Lately this congregation has been bursting with energy, ideas and action! As Board president, I’m blown away by the vigor and determination I see displayed among the members and friends of UUFNW. So let me share with you some of the triumphs we’ve seen in the last few weeks:
The Triumph of the Water Treatment System. Have you been a little confused by the signs in the washrooms over the past several weeks? First there appeared a sign that said, “Don’t drink this water.” Then a second, wordier sign appeared that explained that the Fellowship was in violation of water regulations, requiring all users of the building to be informed. Finally, a sign appeared that said, “This water is legally okay to drink!”
Wait, what?
Our water treatment system requires rigorous daily testing and frequent, detailed reporting to the Department of Health. In the changing of hands doing the reporting, the demise of an old computer that held the reporting software, and a problem with the chemical balance of the treatment system that evaded an accurate diagnosis, a couple of our reports fell behind. The Department of Health, though understanding, was firm: they cited the Fellowship for a reporting violation, requiring the succession of notifications (the signs in the washrooms) and a $300 fine. Ouch.
But I’m glad to say that the monitoring/reporting team now consists of two people and two backups, and the software is up to date. The water—which was never unsafe to drink, just undocumented—has stabilized with the intervention of a vendor we like to call the Water Whisperer. And all is well in Water Town.
The Triumph of the Creative $olutions Team. I’ve written here before about my fervent wish for a team of people to work with the board with regard to finances—another set of eyes to look at a balance sheet and help us find the answers to questions like, “Expense A has become urgent. Can we use the funds in budget line item B to pay for it?”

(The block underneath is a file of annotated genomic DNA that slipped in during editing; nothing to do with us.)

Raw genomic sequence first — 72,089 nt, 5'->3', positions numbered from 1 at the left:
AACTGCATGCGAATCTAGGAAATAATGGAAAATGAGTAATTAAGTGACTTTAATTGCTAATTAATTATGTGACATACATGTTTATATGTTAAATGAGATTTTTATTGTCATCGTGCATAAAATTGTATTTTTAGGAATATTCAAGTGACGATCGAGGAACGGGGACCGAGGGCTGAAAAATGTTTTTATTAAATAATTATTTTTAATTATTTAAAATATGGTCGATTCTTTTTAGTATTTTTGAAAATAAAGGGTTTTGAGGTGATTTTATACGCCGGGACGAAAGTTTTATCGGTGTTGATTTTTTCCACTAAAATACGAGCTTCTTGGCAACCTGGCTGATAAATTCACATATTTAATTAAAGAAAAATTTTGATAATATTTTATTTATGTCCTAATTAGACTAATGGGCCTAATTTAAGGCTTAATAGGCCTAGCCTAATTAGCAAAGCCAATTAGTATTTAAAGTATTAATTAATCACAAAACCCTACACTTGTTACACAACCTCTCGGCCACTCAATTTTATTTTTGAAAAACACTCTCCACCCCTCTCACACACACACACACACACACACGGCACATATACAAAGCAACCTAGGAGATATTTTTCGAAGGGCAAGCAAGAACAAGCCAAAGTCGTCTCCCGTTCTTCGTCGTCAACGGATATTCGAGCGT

Well, that wish has come true.
Treasurer Patricia Compton, that wonder-worker, has organized just such a set of eyes that we’re calling the Creative $olutions Team. Be sure to read more about them in this week’s newsletter.
The Triumph of the Green Team. The UUFNW has officially established its first new ministry team since—oh, I don’t know when. Please put your hands together for our new Environmental Ministry team! You might have heard something about a group called the Green Team, which has been meeting informally for a few months. Their meetings are lively and robust, and the team itself have been growing in members, ideas and excitement. Chaired by Jack Kozuchowski, their purpose is to explore ways to make the UUFNW more environmentally responsible and aware. Several initiatives are on their agenda, including such possibilities as becoming a Green Sanctuary (long-term), joining an initiative that would pay the congregation for recycling old clothing and goods, and networking with other like-minded interfaith congregations. I encourage you to talk to Jack or Suzi Novak, both of whom are well-versed in the projects and ideas being considered by this new team.
That’s a lot of positive energy, considering we’re still in winter’s grip! If you’ve got the mid-winter blues or pre-spring doldrums, come on down and be a part of the spring-like vigor and momentum at the Fellowship!


January 28, 2015

Scarcity, Sufficiency and Abundance